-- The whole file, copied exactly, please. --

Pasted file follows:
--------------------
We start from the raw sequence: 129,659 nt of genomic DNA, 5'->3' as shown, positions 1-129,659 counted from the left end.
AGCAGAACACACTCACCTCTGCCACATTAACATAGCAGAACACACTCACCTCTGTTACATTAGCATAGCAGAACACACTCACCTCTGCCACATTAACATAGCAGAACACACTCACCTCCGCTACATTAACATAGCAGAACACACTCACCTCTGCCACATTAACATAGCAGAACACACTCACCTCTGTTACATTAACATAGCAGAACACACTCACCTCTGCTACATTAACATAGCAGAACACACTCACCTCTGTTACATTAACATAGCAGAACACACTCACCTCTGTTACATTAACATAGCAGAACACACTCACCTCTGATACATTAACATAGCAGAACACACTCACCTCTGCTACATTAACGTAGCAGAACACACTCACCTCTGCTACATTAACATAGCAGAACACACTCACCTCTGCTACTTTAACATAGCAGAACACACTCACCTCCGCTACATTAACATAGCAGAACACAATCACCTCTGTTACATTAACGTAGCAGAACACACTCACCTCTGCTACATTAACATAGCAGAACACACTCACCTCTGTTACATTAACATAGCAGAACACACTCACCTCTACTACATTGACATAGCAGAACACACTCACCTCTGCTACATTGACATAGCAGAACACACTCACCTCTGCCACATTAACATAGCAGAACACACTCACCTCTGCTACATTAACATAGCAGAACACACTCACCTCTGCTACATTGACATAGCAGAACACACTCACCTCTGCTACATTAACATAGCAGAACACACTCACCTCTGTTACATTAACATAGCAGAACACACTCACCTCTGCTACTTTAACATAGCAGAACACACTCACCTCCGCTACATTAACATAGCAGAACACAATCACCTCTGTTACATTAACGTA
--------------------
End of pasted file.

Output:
We start from the raw sequence: 129,659 nt of genomic DNA, 5'->3' as shown, positions 1-129,659 counted from the left end.
AGCAGAACACACTCACCTCTGCCACATTAACATAGCAGAACACACTCACCTCTGTTACATTAGCATAGCAGAACACACTCACCTCTGCCACATTAACATAGCAGAACACACTCACCTCCGCTACATTAACATAGCAGAACACACTCACCTCTGCCACATTAACATAGCAGAACACACTCACCTCTGTTACATTAACATAGCAGAACACACTCACCTCTGCTACATTAACATAGCAGAACACACTCACCTCTGTTACATTAACATAGCAGAACACACTCACCTCTGTTACATTAACATAGCAGAACACACTCACCTCTGATACATTAACATAGCAGAACACACTCACCTCTGCTACATTAACGTAGCAGAACACACTCACCTCTGCTACATTAACATAGCAGAACACACTCACCTCTGCTACTTTAACATAGCAGAACACACTCACCTCCGCTACATTAACATAGCAGAACACAATCACCTCTGTTACATTAACGTAGCAGAACACACTCACCTCTGCTACATTAACATAGCAGAACACACTCACCTCTGTTACATTAACATAGCAGAACACACTCACCTCTACTACATTGACATAGCAGAACACACTCACCTCTGCTACATTGACATAGCAGAACACACTCACCTCTGCCACATTAACATAGCAGAACACACTCACCTCTGCTACATTAACATAGCAGAACACACTCACCTCTGCTACATTGACATAGCAGAACACACTCACCTCTGCTACATTAACATAGCAGAACACACTCACCTCTGTTACATTAACATAGCAGAACACACTCACCTCTGCTACTTTAACATAGCAGAACACACTCACCTCCGCTACATTAACATAGCAGAACACAATCACCTCTGTTACATTAACGTA